What is the software security testing?

Secure Software

In the Software industry, Most of the clients have a main requirement which is “we want the system to be secured”. Security is a non-functional property of the system, the main goal for securing the system to make this system dependable. So, we can depend on this system and it can perform its excepted functions as required and specified.

Therefore, it is mandatory to run the security testing procedures to ensure that we can depend on this system, but we need also to consider some functional requirements on writing requirements specifications document that help to obtain this goal.

Definition of Security testing

“Security testing is a process to determine that an information system protects data and maintains functionality as intended” Wikipedia

We can summarize that we need security testing on the following:

  1. Information and access security. Security tests help to find out loopholes that can cause loss of important information or allow the intruder into the systems.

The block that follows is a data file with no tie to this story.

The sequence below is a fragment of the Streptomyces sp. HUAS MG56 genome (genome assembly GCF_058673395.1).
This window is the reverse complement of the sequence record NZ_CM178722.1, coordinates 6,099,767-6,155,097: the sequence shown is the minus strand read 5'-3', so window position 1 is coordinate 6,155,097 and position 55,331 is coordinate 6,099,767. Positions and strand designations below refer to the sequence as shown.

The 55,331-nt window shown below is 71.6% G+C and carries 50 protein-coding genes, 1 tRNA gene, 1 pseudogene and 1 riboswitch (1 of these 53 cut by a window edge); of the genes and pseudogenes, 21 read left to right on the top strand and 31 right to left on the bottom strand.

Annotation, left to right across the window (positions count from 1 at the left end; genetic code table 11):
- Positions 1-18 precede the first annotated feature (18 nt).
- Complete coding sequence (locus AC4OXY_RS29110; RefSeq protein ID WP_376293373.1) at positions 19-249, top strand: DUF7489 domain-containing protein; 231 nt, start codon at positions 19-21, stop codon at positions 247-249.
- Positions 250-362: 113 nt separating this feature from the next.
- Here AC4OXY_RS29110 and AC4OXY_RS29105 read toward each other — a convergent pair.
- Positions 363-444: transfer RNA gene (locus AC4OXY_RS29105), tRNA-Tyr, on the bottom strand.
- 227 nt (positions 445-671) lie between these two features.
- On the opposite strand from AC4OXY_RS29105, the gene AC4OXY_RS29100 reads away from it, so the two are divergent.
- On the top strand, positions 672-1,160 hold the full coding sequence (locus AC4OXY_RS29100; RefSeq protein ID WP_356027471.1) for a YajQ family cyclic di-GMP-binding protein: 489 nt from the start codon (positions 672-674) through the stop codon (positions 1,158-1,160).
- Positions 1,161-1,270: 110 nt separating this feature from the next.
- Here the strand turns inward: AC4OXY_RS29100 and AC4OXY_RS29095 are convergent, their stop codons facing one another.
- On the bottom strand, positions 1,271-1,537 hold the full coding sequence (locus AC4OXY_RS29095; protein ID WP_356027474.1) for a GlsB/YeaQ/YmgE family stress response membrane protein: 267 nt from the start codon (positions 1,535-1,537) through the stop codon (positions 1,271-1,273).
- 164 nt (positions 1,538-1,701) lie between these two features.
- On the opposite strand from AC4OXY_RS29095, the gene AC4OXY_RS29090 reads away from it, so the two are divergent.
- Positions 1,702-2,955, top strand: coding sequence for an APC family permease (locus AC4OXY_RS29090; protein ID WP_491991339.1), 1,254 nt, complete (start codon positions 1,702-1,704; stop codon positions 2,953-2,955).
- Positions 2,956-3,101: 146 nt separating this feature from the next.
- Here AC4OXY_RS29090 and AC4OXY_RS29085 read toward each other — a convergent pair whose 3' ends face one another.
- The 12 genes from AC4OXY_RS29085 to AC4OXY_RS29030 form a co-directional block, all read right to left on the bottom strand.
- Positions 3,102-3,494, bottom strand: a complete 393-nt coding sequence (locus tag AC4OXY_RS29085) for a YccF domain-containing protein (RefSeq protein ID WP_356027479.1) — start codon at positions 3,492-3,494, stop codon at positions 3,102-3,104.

2. System stability and availability. Security testing helps to improve the system and finally helps it to work for a longer time (or it will work without hassles for the estimated time).
  3. System integrity. If involved in the early stages of development life cycle, security testing allows eliminating possible flaws in system design and implementation. We need to consider security aspects in architecture phase.
  4. Economic efficiency. It’s much cheaper to prevent the possible problem rather than to strive for resolving it and its consequences.

The main objective of software security analysis and testing is the verification that the software exhibits the following properties and behaviors:

  1. Its behavior is predictable and secure.
  2. It exposes no vulnerabilities or weaknesses (ideally it contains no vulnerabilities or weaknesses, exposed or not).
  3. Its error and exception handling routines enable it to maintain a secure state when confronted by attack patterns or intentional faults.
  4. It satisfies all of its specified and implicit nonfunctional security requirements.
  5. It does not violate any specified security constraints.
  6. As much of its runtime-interpretable source code and bytecode as possible has been obscured or obfuscated to deter reverse engineering.

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